As we sat down, Dad began observing the surrounding, obviously looking for familiar faces but couldn't recognize anyone. He said the workforce had been replaced by, perhaps the next generation. There were four of us at the table, with eight dishes to share; including the westernized roast pork belly, which I thought was very good. It's all in bite - the crispy crackling, the aroma of lard melt bursting in the mouth and a nutty taste of the filling. The apple sauce gave an interesting sweetness to the salty meat. Of course, when one's at Yut Kee for the first time, one has to try the perennial favourites such as roti babi, Hailam mee and belacan fried rice. I didn't think much of the roti babi filling (which could do with more filling and seasoning) but the soft, encapsulating bread coated with a thin layer of egg was nice. I thought the roti was skillfully prepared. The taste is to be enhanced with a dip of the Worcestershire sauce.

On this second visit, I'd decided to try other less popular dishes on the board. Less because they were not seen on every table, unlike the roti babi and pork chop. I'd ordered the beef noodles served with a generous amount of meat and tripe, soft radish and a clear stock, and the Cantonese-style fried noodles with enough wok hei to keep me intoxicated and happy.

Let's talk a bit about the all-time favourite pork chop. The first bite unravelled a well-marinated piece of tenderized pork. The construction was traditional. From my (limited) pork chop experiences, the brown sauce is usually mild, bordering tasteless, even. That's not the case at Yut Kee though. The caramelized gravy was rich and flavourful, and went really well with the otherwise bland potato wedges and assorted boiled vegetables. Oh, not to forget a sprinkling of the appetizing Worcestershire sauce too. However, Dad did mention that the pork used to be crispier, but perhaps due to higher demand, were pre-cooked, hence the softness.

Growing up, I was privileged enough to have eaten quite a fair amount of Hainanese noodles cooked by an aunt of mine. It's quiet different from my usual Cantonese and Hokkien mee with the noodles simmered over a longer duration and served soupy but less starchy than loh mee. Yut Kee's Hailam mee was different. The soup was reduced to an almost stir-fried consistency. Still, it was a tasty treat, especially when eaten with the topping of some fragrant, crunchy fried shallots.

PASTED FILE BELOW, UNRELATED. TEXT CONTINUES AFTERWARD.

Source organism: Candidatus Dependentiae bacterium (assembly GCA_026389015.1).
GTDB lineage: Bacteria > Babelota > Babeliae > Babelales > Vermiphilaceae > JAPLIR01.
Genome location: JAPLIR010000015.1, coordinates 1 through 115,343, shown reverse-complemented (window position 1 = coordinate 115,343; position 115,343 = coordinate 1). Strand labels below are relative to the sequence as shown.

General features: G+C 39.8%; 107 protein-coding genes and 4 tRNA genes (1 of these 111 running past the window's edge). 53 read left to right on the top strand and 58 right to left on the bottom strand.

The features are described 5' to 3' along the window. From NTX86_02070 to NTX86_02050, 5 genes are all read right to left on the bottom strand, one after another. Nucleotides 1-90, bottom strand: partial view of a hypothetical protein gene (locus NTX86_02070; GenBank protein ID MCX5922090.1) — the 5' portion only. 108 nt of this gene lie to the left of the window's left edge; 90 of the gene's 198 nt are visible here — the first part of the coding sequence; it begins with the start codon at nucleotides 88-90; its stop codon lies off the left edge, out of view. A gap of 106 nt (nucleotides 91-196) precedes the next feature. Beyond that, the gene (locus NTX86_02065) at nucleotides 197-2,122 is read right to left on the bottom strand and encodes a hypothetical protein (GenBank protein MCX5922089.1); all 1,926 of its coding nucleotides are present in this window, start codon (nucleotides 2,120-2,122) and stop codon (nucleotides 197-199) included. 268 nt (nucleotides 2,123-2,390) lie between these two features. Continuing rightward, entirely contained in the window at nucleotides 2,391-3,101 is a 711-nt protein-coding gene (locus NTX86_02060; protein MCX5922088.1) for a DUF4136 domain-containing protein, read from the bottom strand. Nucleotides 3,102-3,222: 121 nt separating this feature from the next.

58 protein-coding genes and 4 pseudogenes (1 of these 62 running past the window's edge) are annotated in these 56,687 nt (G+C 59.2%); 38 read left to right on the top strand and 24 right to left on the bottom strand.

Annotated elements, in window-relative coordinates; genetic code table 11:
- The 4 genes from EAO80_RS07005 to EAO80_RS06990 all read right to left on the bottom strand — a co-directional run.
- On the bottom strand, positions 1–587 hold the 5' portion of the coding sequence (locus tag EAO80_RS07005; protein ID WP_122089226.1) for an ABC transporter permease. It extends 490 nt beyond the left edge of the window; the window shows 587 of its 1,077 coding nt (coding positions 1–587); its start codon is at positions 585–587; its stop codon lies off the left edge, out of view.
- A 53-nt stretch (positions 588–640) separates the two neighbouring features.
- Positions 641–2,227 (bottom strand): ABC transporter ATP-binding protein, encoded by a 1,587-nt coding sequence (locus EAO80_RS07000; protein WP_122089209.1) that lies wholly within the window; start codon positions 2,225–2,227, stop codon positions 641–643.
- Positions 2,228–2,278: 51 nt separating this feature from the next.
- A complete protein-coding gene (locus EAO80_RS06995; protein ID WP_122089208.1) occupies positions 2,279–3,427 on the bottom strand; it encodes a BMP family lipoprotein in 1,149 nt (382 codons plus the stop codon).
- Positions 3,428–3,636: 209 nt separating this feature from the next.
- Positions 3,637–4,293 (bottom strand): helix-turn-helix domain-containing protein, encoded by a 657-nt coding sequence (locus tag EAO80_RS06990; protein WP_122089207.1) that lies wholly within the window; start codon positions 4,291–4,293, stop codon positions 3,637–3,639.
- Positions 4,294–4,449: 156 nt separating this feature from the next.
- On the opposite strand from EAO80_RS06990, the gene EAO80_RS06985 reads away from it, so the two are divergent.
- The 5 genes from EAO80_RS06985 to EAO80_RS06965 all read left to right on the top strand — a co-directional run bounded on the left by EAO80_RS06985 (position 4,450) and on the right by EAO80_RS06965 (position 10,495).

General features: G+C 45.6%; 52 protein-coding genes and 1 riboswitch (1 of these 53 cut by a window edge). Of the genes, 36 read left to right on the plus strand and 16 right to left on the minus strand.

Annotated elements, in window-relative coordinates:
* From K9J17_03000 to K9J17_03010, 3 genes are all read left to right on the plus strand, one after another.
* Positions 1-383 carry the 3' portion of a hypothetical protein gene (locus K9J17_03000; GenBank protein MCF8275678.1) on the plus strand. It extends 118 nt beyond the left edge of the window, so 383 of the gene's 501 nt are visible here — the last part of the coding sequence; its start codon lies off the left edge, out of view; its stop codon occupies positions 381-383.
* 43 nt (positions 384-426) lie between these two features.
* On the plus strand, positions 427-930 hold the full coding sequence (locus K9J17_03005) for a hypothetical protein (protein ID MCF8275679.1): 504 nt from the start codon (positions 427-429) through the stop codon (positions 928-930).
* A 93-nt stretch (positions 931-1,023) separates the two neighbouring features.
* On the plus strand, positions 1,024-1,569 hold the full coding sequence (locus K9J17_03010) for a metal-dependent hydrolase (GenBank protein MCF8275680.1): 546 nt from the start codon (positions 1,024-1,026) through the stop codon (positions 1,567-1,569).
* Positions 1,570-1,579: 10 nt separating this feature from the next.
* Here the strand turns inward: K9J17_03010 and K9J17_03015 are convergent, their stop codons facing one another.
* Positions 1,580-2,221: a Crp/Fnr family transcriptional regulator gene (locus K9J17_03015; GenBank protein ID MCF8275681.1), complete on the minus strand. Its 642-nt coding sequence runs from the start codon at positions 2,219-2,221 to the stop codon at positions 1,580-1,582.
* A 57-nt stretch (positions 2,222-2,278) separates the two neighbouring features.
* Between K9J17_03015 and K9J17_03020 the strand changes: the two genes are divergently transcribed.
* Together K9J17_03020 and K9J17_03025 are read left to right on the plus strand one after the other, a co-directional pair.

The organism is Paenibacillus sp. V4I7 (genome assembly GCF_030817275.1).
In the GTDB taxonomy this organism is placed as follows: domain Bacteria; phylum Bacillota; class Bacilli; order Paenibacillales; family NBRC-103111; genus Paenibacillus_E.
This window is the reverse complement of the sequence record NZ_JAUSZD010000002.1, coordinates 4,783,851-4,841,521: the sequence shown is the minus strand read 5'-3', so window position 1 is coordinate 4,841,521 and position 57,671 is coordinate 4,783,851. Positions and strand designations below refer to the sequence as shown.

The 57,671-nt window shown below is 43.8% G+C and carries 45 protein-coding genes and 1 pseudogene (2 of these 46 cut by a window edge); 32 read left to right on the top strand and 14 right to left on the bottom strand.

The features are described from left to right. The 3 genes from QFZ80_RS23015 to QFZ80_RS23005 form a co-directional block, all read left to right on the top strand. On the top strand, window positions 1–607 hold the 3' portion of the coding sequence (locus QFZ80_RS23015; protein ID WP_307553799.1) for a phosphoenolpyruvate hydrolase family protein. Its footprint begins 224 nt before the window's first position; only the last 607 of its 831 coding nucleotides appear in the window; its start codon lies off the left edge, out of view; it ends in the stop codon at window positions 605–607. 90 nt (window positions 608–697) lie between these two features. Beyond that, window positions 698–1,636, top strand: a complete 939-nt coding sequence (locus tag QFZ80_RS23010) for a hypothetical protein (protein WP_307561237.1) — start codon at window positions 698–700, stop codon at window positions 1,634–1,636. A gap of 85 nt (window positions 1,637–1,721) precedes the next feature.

The extensive menu at Yut Kee is posted on a larger than life whiteboard hung on the sidewall. So far, I've only tried a small fraction of it. For me, every visit is to try something new, and to discover something old but gold as well. Here, especially when dining alone or in a small group, chances are that one would be sharing a table with older loyal customers that are happy to share their tales of Yut Kee or recommend some dishes. Tourists also flock this coffee shop, which I think is a good choice. It's definitely a more identifiable Malaysian experience. Truly Asia what?

I didn't ask Dad what he thought of today's Yut Kee. He seemed pleased though, whopping one dish after another. Perhaps for him, there was a taste of nostalgia in the food too.

Take away the hype, the rustic interior (which is one of the attractions of this coffee shop) and endless free publicity, I will still be back at Yut Kee, simply because the food is good and affordable (especially in this part of the city). Not many good old coffee shops like this survive the test of time so I really hope that they'll stay for long time. And I'm confident of that, unless of course, there's a forced, unwise plan to demolish this row of shophouses in the name of development.

Yut Kee
35, Jalan Dang Wangi
Kuala Lumpur, Malaysia

Friday, November 4, 2011

Chinese mitten crabs at Capital Restaurant

...or hairy crabs, as they are usually known as.

I knew I'd be late, given the rush hour madness at the MRT stations. The heavy wooden toy set (it must have been at least 6 kg) that I'd lugged all the way from Paragon wasn't very helpful in increasing my pace. So I decided to take the good old bus to get to Capital Restaurant instead. Not a bad idea. In fact, it was brilliant. Not only was the bus relatively spacious (as compared to the over-packed trains), the ride was also smooth and fast. I reached much earlier than expected and could afford to withdraw some cash, try a bowl of fishball (the stall called it fish bakso) noodles from the People's Park food center and identify some of the most competitive money changers in the adjacent complex. It was a very good start to the dinner ahead.